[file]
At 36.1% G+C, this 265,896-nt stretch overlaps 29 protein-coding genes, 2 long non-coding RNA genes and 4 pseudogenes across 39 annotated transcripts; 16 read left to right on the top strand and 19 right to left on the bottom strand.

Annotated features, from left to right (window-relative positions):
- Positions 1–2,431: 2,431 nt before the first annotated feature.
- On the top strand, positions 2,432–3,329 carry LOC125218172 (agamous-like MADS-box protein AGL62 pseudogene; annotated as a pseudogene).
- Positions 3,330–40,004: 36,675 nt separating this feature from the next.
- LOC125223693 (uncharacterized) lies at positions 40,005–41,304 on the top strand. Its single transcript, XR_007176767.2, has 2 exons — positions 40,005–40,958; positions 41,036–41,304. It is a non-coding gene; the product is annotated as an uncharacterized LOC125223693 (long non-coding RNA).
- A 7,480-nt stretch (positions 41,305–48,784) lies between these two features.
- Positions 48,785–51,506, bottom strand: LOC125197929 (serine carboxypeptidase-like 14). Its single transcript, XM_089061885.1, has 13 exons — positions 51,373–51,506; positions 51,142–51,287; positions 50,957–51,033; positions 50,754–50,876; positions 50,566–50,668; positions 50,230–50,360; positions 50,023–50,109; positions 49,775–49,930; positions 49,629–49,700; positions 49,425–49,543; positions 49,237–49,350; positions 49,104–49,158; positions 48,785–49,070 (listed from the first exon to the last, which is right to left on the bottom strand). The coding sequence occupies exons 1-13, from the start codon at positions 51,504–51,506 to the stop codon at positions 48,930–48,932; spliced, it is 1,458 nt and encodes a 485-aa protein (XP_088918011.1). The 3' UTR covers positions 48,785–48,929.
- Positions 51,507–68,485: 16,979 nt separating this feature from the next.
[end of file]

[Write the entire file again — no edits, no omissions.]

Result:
At 36.1% G+C, this 265,896-nt stretch overlaps 29 protein-coding genes, 2 long non-coding RNA genes and 4 pseudogenes across 39 annotated transcripts; 16 read left to right on the top strand and 19 right to left on the bottom strand.

Annotated features, from left to right (window-relative positions):
- Positions 1–2,431: 2,431 nt before the first annotated feature.
- On the top strand, positions 2,432–3,329 carry LOC125218172 (agamous-like MADS-box protein AGL62 pseudogene; annotated as a pseudogene).
- Positions 3,330–40,004: 36,675 nt separating this feature from the next.
- LOC125223693 (uncharacterized) lies at positions 40,005–41,304 on the top strand. Its single transcript, XR_007176767.2, has 2 exons — positions 40,005–40,958; positions 41,036–41,304. It is a non-coding gene; the product is annotated as an uncharacterized LOC125223693 (long non-coding RNA).
- A 7,480-nt stretch (positions 41,305–48,784) lies between these two features.
- Positions 48,785–51,506, bottom strand: LOC125197929 (serine carboxypeptidase-like 14). Its single transcript, XM_089061885.1, has 13 exons — positions 51,373–51,506; positions 51,142–51,287; positions 50,957–51,033; positions 50,754–50,876; positions 50,566–50,668; positions 50,230–50,360; positions 50,023–50,109; positions 49,775–49,930; positions 49,629–49,700; positions 49,425–49,543; positions 49,237–49,350; positions 49,104–49,158; positions 48,785–49,070 (listed from the first exon to the last, which is right to left on the bottom strand). The coding sequence occupies exons 1-13, from the start codon at positions 51,504–51,506 to the stop codon at positions 48,930–48,932; spliced, it is 1,458 nt and encodes a 485-aa protein (XP_088918011.1). The 3' UTR covers positions 48,785–48,929.
- Positions 51,507–68,485: 16,979 nt separating this feature from the next.